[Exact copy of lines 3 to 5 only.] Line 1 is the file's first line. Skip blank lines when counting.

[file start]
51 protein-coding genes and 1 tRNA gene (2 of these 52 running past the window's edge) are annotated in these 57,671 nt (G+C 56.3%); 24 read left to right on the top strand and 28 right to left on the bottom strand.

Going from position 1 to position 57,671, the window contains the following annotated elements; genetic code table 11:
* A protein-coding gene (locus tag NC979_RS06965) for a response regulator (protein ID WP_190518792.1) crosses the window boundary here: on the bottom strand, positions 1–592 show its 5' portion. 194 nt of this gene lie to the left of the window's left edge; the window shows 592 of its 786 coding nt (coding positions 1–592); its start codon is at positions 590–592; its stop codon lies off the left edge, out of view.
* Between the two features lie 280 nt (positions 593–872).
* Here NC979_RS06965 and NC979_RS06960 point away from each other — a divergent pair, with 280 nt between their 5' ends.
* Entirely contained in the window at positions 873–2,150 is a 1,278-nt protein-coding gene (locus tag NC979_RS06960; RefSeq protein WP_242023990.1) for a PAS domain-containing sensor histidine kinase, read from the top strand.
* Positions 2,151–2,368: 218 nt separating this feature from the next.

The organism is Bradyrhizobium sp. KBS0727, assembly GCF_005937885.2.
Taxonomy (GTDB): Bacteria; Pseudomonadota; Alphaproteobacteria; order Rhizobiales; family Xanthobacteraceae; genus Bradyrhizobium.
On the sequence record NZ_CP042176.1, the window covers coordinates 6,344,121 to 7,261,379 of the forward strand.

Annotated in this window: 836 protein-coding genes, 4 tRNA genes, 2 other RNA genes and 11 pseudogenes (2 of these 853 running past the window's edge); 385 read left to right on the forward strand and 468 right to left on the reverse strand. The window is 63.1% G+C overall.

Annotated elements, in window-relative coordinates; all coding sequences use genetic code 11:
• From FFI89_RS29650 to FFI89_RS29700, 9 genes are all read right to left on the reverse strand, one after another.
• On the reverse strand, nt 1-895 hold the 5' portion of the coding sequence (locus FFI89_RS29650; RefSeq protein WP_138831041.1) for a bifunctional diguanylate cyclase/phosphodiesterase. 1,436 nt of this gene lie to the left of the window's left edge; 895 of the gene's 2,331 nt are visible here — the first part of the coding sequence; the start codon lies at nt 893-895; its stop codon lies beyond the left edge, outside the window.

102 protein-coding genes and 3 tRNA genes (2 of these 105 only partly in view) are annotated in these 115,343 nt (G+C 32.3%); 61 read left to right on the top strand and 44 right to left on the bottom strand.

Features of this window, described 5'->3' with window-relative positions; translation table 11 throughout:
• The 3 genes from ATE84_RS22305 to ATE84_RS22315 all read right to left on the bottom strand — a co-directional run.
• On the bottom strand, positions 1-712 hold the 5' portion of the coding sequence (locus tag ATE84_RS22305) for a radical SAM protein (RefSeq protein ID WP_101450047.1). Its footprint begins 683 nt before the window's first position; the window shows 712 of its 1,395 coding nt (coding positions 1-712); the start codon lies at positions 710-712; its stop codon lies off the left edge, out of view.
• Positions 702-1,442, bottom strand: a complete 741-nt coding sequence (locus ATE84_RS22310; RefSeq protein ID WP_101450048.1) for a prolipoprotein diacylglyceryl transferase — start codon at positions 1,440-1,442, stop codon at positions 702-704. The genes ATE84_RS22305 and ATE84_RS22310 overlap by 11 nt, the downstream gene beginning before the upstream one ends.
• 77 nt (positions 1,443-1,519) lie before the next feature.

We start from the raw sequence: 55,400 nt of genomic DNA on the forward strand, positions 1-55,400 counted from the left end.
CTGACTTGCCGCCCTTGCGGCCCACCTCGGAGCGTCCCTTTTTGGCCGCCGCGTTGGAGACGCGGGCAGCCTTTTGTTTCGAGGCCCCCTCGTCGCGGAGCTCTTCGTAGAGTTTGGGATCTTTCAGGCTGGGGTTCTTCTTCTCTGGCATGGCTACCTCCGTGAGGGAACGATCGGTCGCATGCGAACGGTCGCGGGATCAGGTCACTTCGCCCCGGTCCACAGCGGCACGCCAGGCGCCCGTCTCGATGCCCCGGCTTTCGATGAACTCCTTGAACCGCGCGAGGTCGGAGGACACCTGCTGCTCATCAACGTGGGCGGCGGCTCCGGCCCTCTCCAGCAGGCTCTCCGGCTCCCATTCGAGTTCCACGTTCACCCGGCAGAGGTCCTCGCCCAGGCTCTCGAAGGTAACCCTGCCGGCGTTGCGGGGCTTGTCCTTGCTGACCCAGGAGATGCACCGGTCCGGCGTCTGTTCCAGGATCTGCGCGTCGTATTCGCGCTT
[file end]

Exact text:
* A protein-coding gene (locus tag NC979_RS06965) for a response regulator (protein ID WP_190518792.1) crosses the window boundary here: on the bottom strand, positions 1–592 show its 5' portion. 194 nt of this gene lie to the left of the window's left edge; the window shows 592 of its 786 coding nt (coding positions 1–592); its start codon is at positions 590–592; its stop codon lies off the left edge, out of view.
* Between the two features lie 280 nt (positions 593–872).
* Here NC979_RS06965 and NC979_RS06960 point away from each other — a divergent pair, with 280 nt between their 5' ends.